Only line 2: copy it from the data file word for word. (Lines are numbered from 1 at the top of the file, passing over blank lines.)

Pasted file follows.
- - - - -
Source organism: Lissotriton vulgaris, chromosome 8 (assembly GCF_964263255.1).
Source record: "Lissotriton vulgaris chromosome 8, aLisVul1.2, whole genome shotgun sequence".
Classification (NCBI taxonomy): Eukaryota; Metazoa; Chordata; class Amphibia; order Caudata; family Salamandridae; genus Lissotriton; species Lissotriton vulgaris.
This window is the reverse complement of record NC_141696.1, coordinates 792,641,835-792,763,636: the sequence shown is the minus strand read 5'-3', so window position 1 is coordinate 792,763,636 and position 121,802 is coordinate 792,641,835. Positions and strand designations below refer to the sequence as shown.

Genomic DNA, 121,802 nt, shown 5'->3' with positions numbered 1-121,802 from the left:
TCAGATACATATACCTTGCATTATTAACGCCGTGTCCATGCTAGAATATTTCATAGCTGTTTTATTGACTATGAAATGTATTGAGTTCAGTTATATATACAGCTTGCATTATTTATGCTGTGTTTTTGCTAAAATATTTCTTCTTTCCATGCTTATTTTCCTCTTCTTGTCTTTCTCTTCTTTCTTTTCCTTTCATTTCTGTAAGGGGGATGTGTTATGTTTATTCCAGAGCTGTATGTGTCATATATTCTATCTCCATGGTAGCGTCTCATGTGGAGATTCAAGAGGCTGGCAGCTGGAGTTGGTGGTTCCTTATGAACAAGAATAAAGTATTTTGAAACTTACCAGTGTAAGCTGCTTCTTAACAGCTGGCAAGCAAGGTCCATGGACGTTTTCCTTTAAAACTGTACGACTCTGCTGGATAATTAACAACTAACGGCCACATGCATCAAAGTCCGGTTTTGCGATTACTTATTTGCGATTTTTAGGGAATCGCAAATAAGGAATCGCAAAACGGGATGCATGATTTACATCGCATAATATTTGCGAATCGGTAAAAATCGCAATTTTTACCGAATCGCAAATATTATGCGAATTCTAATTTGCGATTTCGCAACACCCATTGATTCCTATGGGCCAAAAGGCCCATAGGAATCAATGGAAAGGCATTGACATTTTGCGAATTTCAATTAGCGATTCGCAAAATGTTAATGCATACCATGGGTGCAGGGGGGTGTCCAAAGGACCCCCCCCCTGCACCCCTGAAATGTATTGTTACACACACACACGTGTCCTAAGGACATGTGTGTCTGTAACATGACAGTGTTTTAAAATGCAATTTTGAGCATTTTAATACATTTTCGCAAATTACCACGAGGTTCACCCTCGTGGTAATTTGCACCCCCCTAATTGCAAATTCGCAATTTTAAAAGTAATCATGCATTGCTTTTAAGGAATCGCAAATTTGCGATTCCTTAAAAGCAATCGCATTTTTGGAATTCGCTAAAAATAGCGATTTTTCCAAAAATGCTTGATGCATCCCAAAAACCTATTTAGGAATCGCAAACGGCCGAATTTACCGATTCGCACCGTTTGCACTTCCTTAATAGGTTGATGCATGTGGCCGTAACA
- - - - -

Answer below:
Source record: "Lissotriton vulgaris chromosome 8, aLisVul1.2, whole genome shotgun sequence".